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Eating It All: Nose-To-Tail and Roots-To-Shoots

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Eating It All

You’ve probably heard of the trend: nose-to-tail has morphed into “new cuts of meat.” And roots-to-shoots is part of the vegetable-centric revolution. It basically means there are plenty of ways to take better advantage of almost any animal or vegetable. Beyond sustainability, incorporating inexpensive or “throwaway” items can increase profitability for operators. Creativity is another plus—with more options to bring signature style to your menu.

Old World Now

Some of the youngest, hippest restaurateurs were the first to rediscover those forgotten protein sources, even to the point of learning butchery and how to prepare “trash fish.” But now operators of every age and level of experience are joining in. Sweetbreads, tongue, tripe, organ meats, necks and tails are being showcased on menus (or snuck in). A star menu item around the country: lamb necks served on polenta. And why not make these meats an event? Locanda del Lago, in Santa Monica, hosts monthly “Bite of the Beast” dinners featuring different animals. They also cater similar meals for 12 or more, with the host’s choice of venison, goose or suckling pig.

Global Trotters

All kinds of cuisines rely on pieces and parts that are considered tasty and nutritious. For example, pig’s feet, a.k.a. trotters, are served in many culinary traditions around the world—and increasingly on mainstream menus. They’re simple enrichers of stock, thanks to naturally occurring gelatin and calcium. You’ll also see Irish dishes cooked with cabbage. One Chinese dish spices trotters with ginger and vinegar. In the American South, they’re boiled with:

  • onions
  • garlic
  • celery
  • vinegar
  • black and red pepper spices
  • a touch of barbecue sauce

Some chefs are braising, deboning and forming the meat into cakes with flavorful sauces, effectively hiding its origins. Simply call trotters “pork”—and customers will call them simply delicious.

Speaking of Stock

Trotters aren’t the only trick for outstanding flavor in soups, stews and more. Beef, chicken and veal bones are classic foundations; so are shrimp and lobster shells. Then there are vegetable peels, stalks, leaves and stems, even corncobs. Most of your standard veggies impart great flavor. Those to consider carefully before using include cabbage, Brussels sprouts, broccoli, cauliflower, turnips, rutabagas and artichokes. Beets and onion skins should be avoided, unless you don’t mind a red or brown color in the finished product. Keep veggie scraps in an airtight container in the fridge for just under a week, or store them in the freezer.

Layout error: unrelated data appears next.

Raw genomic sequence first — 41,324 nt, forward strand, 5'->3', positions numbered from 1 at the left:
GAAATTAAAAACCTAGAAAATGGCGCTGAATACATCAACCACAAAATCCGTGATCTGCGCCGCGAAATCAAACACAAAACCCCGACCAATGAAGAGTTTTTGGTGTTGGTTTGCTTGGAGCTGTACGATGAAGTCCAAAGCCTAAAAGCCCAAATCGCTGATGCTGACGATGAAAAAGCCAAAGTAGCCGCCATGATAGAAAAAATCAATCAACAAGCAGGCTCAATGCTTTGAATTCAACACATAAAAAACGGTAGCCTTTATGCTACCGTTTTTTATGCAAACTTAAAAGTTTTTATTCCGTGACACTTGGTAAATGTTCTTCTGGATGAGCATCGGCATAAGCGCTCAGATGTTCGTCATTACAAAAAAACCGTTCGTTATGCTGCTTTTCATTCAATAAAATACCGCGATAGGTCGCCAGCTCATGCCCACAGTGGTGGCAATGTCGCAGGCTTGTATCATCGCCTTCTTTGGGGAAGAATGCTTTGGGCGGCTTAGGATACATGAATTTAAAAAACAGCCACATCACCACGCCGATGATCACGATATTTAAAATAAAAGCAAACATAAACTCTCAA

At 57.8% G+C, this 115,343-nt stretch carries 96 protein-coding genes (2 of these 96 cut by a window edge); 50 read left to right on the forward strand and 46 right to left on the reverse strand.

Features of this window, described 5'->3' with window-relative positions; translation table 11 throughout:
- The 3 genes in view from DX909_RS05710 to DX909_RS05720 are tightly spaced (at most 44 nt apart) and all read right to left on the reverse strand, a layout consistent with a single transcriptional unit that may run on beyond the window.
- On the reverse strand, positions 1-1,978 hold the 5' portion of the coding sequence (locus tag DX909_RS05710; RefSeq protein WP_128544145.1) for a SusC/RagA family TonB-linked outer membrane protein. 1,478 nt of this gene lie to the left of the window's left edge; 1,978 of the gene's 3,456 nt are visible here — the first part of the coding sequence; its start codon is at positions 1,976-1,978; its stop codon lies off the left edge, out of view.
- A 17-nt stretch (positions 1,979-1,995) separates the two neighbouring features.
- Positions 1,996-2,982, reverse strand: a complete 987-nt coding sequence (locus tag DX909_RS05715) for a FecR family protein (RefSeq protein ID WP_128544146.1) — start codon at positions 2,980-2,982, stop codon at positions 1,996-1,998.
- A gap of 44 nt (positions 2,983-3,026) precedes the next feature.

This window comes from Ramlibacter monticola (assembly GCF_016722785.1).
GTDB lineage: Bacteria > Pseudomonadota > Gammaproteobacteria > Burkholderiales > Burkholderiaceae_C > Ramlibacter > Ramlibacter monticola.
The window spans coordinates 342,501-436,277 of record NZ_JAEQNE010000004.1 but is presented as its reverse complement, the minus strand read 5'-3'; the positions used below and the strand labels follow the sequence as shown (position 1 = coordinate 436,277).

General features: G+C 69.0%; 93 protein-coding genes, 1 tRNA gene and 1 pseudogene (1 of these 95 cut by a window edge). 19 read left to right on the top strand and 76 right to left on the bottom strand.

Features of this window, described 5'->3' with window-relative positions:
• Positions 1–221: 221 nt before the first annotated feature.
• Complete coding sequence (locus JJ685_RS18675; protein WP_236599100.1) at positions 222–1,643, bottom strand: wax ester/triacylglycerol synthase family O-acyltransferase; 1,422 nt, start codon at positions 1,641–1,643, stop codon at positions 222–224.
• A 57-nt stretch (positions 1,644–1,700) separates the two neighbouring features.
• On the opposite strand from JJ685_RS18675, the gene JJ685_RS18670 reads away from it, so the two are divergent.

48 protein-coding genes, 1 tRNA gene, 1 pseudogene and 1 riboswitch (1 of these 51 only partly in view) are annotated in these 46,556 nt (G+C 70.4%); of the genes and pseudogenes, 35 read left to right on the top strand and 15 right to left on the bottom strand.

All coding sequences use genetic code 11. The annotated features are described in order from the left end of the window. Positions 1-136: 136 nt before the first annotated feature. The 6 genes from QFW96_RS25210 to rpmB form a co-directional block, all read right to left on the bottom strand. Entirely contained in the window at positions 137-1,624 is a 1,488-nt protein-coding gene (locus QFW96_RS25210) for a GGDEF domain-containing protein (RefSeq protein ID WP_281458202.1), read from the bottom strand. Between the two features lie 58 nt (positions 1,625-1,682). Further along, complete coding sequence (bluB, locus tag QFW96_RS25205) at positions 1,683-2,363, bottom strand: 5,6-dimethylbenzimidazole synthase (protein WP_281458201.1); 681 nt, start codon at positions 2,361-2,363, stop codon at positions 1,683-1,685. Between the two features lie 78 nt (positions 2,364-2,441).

Don’t Toss!

Vegetables have their unloved parts, as well. But the cores of both cauliflower and broccoli are very tasty, as veteran chef Jacques Pepin has asserted for decades. Simply peel and cut small. The stems of popular greens such as kale and chard can be sliced tiny, too, and included in soups, stews—even sides. Put the leaves and tops from radishes, beets, carrots and turnips in the soup pot. Or mix them with the vegetables they came from or with a bunch of other veggies in almost any type of recipe. Again, chopping them fine makes them easy to use.

Fancy Frozen

Don’t do fresh produce? Want to try roasting? Start with frozen cauliflower (or broccoli, medley, etc.) and a rimmed baking sheet with a silicone mat, parchment paper or simply oiled. Mound veggies, sprinkle with coarse salt and fresh ground black pepper; then drizzle with EVOO. Add diced onion, if desired. Spread veg evenly and thinly and bake in a 350-degree oven for 20 to 30 minutes, or until al dente—turning halfway through the baking time. Other seasonings with worldly flair include parmesan and garlic; cumin, lime and coriander; and soy sauce, lime and cilantro. Shamrock Foods has COP specialists who can get you samples of many of the underutilized beef, pork and poultry items mentioned in this article. Please talk to them or your Shamrock Sales Rep about ideas you would like to try.

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